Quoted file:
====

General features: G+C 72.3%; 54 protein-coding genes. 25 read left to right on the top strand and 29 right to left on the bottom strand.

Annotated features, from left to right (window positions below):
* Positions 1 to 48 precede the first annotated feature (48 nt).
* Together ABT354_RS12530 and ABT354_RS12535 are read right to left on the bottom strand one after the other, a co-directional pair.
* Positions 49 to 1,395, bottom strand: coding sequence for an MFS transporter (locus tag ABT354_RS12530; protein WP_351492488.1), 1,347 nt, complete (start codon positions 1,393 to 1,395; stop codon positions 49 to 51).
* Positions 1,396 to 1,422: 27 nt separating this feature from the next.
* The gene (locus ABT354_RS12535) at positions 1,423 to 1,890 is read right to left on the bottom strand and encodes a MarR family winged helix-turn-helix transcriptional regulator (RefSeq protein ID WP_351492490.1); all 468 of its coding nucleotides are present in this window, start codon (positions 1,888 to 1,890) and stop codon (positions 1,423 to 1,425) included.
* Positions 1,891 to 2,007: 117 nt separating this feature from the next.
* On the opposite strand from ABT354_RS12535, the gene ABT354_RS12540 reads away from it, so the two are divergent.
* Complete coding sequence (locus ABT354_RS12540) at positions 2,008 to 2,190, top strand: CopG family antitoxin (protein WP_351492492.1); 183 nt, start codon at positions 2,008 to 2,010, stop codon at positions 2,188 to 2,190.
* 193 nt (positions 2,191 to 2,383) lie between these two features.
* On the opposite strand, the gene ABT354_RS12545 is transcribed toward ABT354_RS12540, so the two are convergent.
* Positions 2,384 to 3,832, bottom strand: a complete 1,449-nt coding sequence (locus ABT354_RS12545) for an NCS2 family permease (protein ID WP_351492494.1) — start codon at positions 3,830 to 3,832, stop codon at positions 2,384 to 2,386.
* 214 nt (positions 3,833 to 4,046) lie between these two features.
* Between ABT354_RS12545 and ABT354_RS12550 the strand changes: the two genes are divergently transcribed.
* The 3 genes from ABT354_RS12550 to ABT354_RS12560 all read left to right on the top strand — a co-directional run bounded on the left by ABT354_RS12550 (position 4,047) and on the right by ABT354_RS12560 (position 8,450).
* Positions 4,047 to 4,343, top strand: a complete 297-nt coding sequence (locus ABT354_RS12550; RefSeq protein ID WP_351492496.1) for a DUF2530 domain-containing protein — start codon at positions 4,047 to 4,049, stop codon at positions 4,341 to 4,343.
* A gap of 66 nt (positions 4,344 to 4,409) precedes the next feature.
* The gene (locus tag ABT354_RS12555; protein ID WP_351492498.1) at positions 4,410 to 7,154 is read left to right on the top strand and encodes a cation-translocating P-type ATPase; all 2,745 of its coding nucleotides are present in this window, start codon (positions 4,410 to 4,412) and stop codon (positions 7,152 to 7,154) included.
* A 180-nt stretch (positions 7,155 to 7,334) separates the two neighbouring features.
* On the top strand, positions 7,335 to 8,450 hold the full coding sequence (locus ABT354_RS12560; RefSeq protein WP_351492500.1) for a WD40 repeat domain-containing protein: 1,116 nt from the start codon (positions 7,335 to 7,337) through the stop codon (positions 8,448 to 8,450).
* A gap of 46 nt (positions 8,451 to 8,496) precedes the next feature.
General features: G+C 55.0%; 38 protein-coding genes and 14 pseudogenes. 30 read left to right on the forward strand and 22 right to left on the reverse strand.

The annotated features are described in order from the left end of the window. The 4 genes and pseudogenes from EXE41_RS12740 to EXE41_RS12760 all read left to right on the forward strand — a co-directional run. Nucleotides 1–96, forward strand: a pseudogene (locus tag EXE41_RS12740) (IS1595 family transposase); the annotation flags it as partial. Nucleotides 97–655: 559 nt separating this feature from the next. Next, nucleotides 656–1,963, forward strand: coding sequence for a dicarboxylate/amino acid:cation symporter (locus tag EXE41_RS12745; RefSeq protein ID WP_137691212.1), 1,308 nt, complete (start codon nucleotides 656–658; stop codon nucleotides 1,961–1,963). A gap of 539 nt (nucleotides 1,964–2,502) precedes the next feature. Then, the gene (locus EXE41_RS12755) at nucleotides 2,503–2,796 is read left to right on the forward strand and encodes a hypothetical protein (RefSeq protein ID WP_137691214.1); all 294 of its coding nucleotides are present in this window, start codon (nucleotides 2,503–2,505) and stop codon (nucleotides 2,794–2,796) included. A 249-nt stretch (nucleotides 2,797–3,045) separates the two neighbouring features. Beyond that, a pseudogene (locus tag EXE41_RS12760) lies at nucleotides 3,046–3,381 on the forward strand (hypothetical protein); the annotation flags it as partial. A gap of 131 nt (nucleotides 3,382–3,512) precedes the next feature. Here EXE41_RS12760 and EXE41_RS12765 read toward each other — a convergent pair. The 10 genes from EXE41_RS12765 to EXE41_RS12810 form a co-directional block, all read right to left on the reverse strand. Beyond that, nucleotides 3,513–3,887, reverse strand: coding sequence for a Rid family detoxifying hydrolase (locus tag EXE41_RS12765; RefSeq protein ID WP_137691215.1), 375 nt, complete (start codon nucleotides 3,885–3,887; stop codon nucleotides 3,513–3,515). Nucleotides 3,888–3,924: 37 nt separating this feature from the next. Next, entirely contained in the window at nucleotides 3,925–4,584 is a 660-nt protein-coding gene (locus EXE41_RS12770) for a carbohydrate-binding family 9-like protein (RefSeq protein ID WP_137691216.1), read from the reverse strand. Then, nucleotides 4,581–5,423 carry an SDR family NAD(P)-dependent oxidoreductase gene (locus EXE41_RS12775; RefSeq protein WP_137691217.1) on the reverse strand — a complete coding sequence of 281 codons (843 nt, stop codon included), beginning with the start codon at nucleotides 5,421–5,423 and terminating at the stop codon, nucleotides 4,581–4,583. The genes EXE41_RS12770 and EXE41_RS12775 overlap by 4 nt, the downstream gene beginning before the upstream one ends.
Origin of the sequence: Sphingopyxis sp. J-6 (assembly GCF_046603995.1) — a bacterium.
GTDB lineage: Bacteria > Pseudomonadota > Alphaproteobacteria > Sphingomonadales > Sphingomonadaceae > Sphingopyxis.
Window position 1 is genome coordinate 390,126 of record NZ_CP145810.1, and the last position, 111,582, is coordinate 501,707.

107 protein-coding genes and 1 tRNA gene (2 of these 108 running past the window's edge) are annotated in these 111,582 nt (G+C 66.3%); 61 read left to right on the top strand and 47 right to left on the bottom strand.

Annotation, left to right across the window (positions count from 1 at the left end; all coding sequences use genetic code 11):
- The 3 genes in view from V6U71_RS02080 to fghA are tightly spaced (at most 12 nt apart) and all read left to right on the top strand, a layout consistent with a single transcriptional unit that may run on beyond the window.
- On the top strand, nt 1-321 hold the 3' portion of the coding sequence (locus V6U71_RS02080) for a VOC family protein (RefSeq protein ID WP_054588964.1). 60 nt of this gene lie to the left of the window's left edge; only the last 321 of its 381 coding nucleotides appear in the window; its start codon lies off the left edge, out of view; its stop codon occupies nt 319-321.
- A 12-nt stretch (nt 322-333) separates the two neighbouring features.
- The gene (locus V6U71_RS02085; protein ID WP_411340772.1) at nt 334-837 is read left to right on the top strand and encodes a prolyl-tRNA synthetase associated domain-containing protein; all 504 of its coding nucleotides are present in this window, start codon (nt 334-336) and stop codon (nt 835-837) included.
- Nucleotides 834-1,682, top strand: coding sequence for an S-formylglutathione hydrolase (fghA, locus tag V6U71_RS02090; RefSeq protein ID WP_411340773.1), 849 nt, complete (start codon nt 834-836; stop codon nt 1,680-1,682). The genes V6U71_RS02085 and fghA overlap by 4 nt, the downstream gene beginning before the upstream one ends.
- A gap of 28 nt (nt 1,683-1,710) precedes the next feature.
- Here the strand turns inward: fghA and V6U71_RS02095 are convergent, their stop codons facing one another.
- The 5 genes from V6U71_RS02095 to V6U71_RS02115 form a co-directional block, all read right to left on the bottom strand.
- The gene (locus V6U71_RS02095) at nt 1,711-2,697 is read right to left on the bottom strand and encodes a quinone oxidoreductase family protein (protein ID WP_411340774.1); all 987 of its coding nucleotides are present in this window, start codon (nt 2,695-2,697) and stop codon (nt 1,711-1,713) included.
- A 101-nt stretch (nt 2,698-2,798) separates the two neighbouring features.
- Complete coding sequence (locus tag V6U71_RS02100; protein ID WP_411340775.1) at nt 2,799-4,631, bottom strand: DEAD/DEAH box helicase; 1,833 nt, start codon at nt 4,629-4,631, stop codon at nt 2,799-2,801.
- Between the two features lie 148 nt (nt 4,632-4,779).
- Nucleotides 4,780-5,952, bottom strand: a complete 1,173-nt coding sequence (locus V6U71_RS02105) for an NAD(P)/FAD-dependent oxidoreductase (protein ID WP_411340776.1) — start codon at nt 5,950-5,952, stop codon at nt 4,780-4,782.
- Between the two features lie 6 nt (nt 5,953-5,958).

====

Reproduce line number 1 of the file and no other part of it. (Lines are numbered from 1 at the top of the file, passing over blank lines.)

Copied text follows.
General features: G+C 72.3%; 54 protein-coding genes. 25 read left to right on the top strand and 29 right to left on the bottom strand.